For the general rider out there interested in the FZ10, you should try it! I don’t mean wait for the next demo to come around. I mean, if you think you really like the FZ10, you should go to a dealer and plan on buying it. Just take it on a little ride to make sure. Depending on what motorcycle you’re coming from, the FZ10 could be amazing. Like I said before, I think you could get used to the throttle twitchiness. If you’re OK with a tiny bit of lean, then you want this bike. I do recommend it. I think it’s very, very good for the money. It’s a super fun ride and it looks really sweet.

It’s very cool. You might say it looks like it should be a Transformer. Well, nothing’s wrong with that.

You can’t say this motorcycle doesn’t have a face. Look at those eyes.

Nice tail light.

The pegs are set back a little farther than a standard bike but not as far as an R1. I will say that I could feel the lack of rubber on the skinny, little, metal pegs. And I was wearing sport style motorcycle boots.

For comparison’s sake, above is the foot peg of the Tenere. Much preferred by yours truly.

My plan was to only ride the FZ10, call it a short day, and go home. The reason was I had already ridden nearly all motorcycles Yamaha had to offer. But man, I was not excited to head back down the hour-long freeway ride on my Stratoliner already. So, I figured I’d try the Tenere again because I knew it was comfortable. It’s not exciting, but it’s comfortable. I don’t ever picture one of these ugly machines in my garage due to lack of power, however I was wishing I could ride it home instead of my own bike this particular day. *sad face* Not for keeps… just so I could have a more comfortable and relaxing ride home.

Who do I think this bike caters to? I’d say someone who wants a natural feeling touring bike. What gives this bike that feeling is the riding position that is not far from simply standing on your feet, its relatively light weight (compared to sport tourers and cruisers), and its higher mounted weight, which makes it feel even lighter to mount. It is a welcoming, friendly bike.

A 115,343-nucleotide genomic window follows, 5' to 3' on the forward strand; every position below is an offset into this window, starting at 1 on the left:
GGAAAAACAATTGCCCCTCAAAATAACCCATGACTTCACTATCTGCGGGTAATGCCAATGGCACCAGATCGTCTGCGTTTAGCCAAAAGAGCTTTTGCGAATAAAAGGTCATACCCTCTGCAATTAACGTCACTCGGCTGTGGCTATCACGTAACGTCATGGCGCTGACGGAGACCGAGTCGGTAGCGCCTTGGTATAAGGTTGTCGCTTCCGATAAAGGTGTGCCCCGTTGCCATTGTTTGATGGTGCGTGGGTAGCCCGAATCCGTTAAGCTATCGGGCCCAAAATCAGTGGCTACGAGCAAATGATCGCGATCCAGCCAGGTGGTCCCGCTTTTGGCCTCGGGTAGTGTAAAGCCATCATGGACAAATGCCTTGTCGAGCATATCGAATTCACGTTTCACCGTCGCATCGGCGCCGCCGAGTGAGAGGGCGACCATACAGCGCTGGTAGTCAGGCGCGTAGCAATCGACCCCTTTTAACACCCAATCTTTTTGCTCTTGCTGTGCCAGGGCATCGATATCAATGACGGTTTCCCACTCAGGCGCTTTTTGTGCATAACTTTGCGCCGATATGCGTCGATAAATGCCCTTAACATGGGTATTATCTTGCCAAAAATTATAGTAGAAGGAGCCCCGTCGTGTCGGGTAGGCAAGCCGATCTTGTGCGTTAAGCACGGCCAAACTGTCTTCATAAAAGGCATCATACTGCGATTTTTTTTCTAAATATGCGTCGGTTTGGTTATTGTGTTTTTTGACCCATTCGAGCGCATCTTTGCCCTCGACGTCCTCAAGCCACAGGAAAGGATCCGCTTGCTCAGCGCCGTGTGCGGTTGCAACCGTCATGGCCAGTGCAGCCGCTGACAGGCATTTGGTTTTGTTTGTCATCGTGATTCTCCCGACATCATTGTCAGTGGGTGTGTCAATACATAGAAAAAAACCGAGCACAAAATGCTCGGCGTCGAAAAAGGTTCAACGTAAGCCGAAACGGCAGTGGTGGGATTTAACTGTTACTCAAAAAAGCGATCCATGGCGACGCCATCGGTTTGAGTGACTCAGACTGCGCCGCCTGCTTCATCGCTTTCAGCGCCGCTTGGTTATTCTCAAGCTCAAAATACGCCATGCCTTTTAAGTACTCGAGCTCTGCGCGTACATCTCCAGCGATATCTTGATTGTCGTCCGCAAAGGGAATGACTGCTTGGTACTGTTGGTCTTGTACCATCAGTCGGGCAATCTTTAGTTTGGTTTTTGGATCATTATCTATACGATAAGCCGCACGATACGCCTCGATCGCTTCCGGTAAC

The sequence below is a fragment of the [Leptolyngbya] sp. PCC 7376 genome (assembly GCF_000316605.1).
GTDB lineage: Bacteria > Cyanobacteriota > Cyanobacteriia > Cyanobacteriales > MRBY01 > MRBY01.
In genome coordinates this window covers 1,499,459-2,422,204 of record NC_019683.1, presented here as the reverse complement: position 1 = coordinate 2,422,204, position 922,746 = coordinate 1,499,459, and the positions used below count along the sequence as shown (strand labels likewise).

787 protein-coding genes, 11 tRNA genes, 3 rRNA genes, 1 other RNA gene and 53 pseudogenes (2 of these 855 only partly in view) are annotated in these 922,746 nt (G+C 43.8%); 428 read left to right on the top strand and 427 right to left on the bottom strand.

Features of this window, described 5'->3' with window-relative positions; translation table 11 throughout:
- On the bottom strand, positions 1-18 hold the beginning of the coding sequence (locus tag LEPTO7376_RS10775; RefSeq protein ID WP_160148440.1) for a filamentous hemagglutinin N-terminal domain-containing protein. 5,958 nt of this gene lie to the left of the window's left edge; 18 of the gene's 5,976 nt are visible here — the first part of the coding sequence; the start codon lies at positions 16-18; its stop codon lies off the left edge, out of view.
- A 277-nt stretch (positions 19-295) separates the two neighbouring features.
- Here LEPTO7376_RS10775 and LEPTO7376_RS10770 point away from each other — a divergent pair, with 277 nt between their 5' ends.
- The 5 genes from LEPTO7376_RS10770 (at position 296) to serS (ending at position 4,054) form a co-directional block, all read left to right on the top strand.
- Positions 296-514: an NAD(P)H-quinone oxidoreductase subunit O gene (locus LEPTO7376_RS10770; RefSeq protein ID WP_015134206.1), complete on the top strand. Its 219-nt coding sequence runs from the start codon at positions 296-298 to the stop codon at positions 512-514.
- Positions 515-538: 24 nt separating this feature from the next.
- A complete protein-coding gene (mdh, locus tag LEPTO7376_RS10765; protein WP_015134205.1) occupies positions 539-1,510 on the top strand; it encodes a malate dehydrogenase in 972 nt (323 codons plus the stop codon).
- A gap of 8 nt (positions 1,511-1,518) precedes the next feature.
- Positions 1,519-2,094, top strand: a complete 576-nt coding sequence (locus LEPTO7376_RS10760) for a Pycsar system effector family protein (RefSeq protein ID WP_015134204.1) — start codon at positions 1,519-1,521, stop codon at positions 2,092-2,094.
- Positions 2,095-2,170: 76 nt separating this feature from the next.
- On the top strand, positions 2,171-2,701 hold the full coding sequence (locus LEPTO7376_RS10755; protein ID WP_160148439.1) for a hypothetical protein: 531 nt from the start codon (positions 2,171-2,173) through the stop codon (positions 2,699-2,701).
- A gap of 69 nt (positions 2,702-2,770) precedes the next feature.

It doesn’t look that bad from its silhouette.

From this angle, in my opinion, it almost looks good. Maybe it can grow on you, but that nose area looks weird to me.

It could probably be remedied, but the demo bike I rode had a problematic mirror on the right side. After hammering the throttle and riding over rough pavement, the mirror gave up and drooped to reflect the pavement back to me. That was pretty annoying. But again, I’m sure it would stiffen up after dancing with a lovely wrench.

Again, the headlights look fine but it needs a beak. Maybe I wouldn’t feel that way if the lights weren’t set back like eye balls.

I appreciated that the gauges on the Yamaha bikes were easy to read and pretty consistent from bike to bike. I thought the blinker switch was a far reach on all the bikes and it was too squishy with no tactile feedback when canceling the blinker. Something you’d learn to accept.

The heated grips in the ES model are activated from the electronic menus instead of dedicated controls. Hopefully it’s easy and safe enough to navigate in traffic.

The Yamaha demo guys allowed me to sign up for two motorcycles immediately but made me wait until after the second ride to schedule a third and final ride. Fair enough. After getting off the Tenere, I debated which bike to ride. The upcoming ride had both bikes booked that I had any care to ride, so I was going to have to wait at least a half hour or go home. I decided I’d like to ride the FJR. I wanted to feel smooth power delivery again. Too bad the FJR was booked 30 minutes out also. The next slot available for the FJR was after the demo guys’ lunch break, so an hour and a half away. I wasn’t going to wait that long to ride a bike I’d already ridden! So, I decided to try the FJ-09 again. I didn’t like it all that much last year with a passenger, but figured I’d give it another chance riding solo. I had to. It looked and felt like it should please me.